A tidy desk is a sign of someone with too little to write. To reproduce my desk, take all the letters, bills, papers, newspapers, magazines, computer parts (the more broken the better) books, phones and random bits of paper that you've dealt with over the past few years, pour them onto your desk, push them aside just enough to make room for your MacBook and there you have my desk. Push a little further aside to make enough room for a glass of rosé and you have my desk tonight.
Where did you grow up, and how did this influence your writing?
I'm still growing up, so that list would include Atherstone in Warwickshire, Coleford in Gloucestershire, Monmouth in Monmouthshire, London, Pompignon, St Felix de Pallieres, Avignon and Sommieres. Professionally I have grown up very quickly three times - first when my initial feature for Today newspaper was rejected (4000 words to many. I cut it down to size in an afternoon and got myself hired); next when I started preparing the starters at La Table des Agassins - 10 hungry people were depending on me to stuff something edible into their mouths, so I got going; and then standing in front of 30 students who needed to learn to speak English well enough to deal with the demanding clients of a 5-Star hotel. In between, having two new daughters also makes you realise that this, right here and right now, is not a rehearsal and suddenly some other human beings are depending on you for food, fun and guidance.
When did you first start writing?
At infant school when I was 6. I wrote a story about my imaginary brother, Cedric, who I shut in the family washing machine with a bowl of fruit. I got two gold stars and a congratulatory visit to the Headmistress Miss Morris's office with my teacher Mrs Binley. I've always loved public acclaim, it's why we all write I think ultimately.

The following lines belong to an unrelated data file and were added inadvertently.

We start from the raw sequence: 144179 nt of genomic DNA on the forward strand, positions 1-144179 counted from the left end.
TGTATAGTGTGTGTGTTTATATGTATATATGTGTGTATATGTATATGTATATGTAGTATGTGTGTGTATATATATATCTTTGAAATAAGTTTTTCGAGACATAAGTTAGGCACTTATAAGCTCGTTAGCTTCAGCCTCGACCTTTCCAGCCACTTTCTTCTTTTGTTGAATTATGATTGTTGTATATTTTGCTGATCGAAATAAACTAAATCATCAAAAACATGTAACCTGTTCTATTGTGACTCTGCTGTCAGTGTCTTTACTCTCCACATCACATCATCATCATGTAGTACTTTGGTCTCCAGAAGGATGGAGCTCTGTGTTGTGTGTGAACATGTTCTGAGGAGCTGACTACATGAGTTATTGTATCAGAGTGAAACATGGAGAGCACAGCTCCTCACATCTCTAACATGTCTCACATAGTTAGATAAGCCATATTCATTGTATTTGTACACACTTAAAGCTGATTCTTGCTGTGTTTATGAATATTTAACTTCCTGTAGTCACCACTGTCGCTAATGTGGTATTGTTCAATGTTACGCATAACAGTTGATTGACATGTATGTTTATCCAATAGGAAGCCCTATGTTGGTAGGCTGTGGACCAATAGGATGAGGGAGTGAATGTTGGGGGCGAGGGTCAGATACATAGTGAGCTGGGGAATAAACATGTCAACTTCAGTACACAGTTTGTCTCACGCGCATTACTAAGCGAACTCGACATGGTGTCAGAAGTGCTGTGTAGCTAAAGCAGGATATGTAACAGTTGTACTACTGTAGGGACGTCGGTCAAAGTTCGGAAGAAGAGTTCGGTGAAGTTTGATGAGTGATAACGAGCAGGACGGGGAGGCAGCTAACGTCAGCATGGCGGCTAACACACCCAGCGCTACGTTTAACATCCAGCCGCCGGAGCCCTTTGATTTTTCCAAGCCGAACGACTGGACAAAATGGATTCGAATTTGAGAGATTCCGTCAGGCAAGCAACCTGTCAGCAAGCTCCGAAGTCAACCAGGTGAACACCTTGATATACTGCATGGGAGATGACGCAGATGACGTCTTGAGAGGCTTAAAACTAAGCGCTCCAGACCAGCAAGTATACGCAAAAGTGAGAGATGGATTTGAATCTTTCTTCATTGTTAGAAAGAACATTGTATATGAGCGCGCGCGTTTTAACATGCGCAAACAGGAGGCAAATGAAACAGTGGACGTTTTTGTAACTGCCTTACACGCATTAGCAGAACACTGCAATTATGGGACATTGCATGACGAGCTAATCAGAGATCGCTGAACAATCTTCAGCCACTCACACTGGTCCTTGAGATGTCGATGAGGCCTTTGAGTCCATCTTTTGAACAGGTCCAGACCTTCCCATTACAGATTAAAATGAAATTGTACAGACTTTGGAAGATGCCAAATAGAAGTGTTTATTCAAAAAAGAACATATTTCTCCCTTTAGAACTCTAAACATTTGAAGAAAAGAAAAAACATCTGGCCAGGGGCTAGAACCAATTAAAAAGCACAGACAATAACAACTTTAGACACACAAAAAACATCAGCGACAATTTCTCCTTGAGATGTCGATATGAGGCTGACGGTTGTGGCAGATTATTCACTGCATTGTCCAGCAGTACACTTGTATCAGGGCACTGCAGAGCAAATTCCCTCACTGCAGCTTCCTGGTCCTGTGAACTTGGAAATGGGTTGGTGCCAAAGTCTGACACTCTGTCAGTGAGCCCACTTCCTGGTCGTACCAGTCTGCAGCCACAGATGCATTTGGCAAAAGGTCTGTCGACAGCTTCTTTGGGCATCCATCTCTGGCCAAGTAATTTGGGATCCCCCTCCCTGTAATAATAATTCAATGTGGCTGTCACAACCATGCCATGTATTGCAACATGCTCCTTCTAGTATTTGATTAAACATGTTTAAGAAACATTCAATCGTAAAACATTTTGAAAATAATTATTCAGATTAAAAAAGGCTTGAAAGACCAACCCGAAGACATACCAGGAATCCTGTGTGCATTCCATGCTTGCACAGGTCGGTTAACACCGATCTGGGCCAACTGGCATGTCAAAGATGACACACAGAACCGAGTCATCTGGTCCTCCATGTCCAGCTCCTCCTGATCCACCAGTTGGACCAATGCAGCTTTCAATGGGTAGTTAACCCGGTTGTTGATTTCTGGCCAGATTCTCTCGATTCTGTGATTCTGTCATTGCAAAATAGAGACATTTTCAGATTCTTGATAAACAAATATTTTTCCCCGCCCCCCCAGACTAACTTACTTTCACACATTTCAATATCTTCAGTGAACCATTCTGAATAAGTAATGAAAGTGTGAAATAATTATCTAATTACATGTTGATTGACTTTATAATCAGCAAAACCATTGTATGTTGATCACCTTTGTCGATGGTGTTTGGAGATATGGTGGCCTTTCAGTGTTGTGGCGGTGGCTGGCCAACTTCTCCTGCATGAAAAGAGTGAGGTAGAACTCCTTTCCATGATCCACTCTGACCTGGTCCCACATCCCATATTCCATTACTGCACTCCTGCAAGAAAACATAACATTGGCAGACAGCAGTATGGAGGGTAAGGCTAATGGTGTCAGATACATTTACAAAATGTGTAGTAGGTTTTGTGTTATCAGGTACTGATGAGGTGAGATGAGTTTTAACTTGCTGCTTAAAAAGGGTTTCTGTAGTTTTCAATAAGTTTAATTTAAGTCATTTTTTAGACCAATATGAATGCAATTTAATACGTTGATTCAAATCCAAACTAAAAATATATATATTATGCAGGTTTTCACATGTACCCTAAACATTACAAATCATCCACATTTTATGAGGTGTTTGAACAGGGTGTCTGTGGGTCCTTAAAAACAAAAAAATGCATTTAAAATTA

What's the story behind your latest book?
My desires to cook, write and tell people something they don't know while feeding their faces.
What motivated you to become an indie author?
My other love - computing. How hard can it be?
How has Smashwords contributed to your success?
I don't know yet.
What is the greatest joy of writing for you?
Having written. The act is enjoyable enough once you get going, but getting going can take years. There's nothing better than having written something and never having to write it again. And making myself laugh. This is a real guilty pleasure, but sometimes something I've written really makes me burst out laughing. As an English person I should be more self-effacing about it. Sorry.
What do your fans mean to you?
I'll tell you when I get some. As a journalist making people laugh was always the coolest thing, I hope it's the same with this book.
What are you working on next?
Teaching English to future Club Med managers. I'd love to write some fiction, but all my attempts so far have failed so miserably even I can't read them.
Who are your favorite authors?
Iain M. Banks, Iain Banks…..find my page on Goodreads, there's lots there. This summer I've been re-reading Iain M. Banks's science fiction. And Anthony Bourdain, a cookery writer who makes it interesting.
What inspires you to get out of bed each day?
The chance to listen to The Archers podcast on my morning walk.
When you're not writing, how do you spend your time?
Teaching, cooking, looking after my daughters, cooking, washing up, cooking, shopping, eating, cooking...
How do you discover the ebooks you read?
Goodreads, friends, Amazon recommendations.
Do you remember the first story you ever wrote?
See my earlier answer. Yes I do.
What is your writing process?
Sit in front of the laptop and hope.
Smashwords Interviews are created by the profiled author, publisher or reader.